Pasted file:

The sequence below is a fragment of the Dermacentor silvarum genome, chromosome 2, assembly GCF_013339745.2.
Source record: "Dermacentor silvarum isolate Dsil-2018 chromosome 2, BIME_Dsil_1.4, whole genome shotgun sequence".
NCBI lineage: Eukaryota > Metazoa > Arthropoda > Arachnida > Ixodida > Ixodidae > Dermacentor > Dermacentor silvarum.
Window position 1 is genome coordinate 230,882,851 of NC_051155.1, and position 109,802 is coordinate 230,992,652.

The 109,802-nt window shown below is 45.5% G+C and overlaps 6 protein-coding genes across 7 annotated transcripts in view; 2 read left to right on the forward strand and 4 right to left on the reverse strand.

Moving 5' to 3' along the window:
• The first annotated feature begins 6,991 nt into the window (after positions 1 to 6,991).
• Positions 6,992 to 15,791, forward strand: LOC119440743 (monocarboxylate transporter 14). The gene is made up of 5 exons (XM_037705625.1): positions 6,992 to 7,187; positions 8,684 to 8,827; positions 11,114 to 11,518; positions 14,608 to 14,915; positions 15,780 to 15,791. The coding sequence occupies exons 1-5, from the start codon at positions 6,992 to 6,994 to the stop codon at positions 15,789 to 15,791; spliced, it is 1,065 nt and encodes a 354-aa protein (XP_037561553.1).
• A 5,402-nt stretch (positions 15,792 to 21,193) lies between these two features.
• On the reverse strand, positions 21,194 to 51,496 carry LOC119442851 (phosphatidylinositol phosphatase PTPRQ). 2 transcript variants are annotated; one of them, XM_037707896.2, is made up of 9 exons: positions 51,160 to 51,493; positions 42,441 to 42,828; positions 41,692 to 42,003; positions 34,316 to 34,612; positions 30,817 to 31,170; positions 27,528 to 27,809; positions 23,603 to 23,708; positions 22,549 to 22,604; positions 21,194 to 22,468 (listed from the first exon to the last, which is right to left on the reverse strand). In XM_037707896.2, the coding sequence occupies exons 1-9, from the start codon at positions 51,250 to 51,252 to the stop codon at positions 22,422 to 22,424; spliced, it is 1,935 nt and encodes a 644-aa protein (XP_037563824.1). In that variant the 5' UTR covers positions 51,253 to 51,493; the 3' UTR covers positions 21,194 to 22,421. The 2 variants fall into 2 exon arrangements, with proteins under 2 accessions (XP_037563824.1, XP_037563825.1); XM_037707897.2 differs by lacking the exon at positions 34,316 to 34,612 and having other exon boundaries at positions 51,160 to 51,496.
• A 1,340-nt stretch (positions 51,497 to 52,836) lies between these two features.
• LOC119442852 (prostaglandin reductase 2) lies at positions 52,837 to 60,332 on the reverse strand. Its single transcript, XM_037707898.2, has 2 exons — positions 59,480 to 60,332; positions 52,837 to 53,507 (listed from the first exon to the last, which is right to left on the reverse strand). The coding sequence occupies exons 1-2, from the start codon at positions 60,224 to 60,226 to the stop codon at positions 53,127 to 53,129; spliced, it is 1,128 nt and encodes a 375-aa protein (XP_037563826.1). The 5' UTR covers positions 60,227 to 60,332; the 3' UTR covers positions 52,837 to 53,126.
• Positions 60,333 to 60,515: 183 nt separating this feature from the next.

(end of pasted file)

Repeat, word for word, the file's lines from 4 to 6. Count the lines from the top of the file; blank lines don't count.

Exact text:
Window position 1 is genome coordinate 230,882,851 of NC_051155.1, and position 109,802 is coordinate 230,992,652.

The 109,802-nt window shown below is 45.5% G+C and overlaps 6 protein-coding genes across 7 annotated transcripts in view; 2 read left to right on the forward strand and 4 right to left on the reverse strand.

Moving 5' to 3' along the window: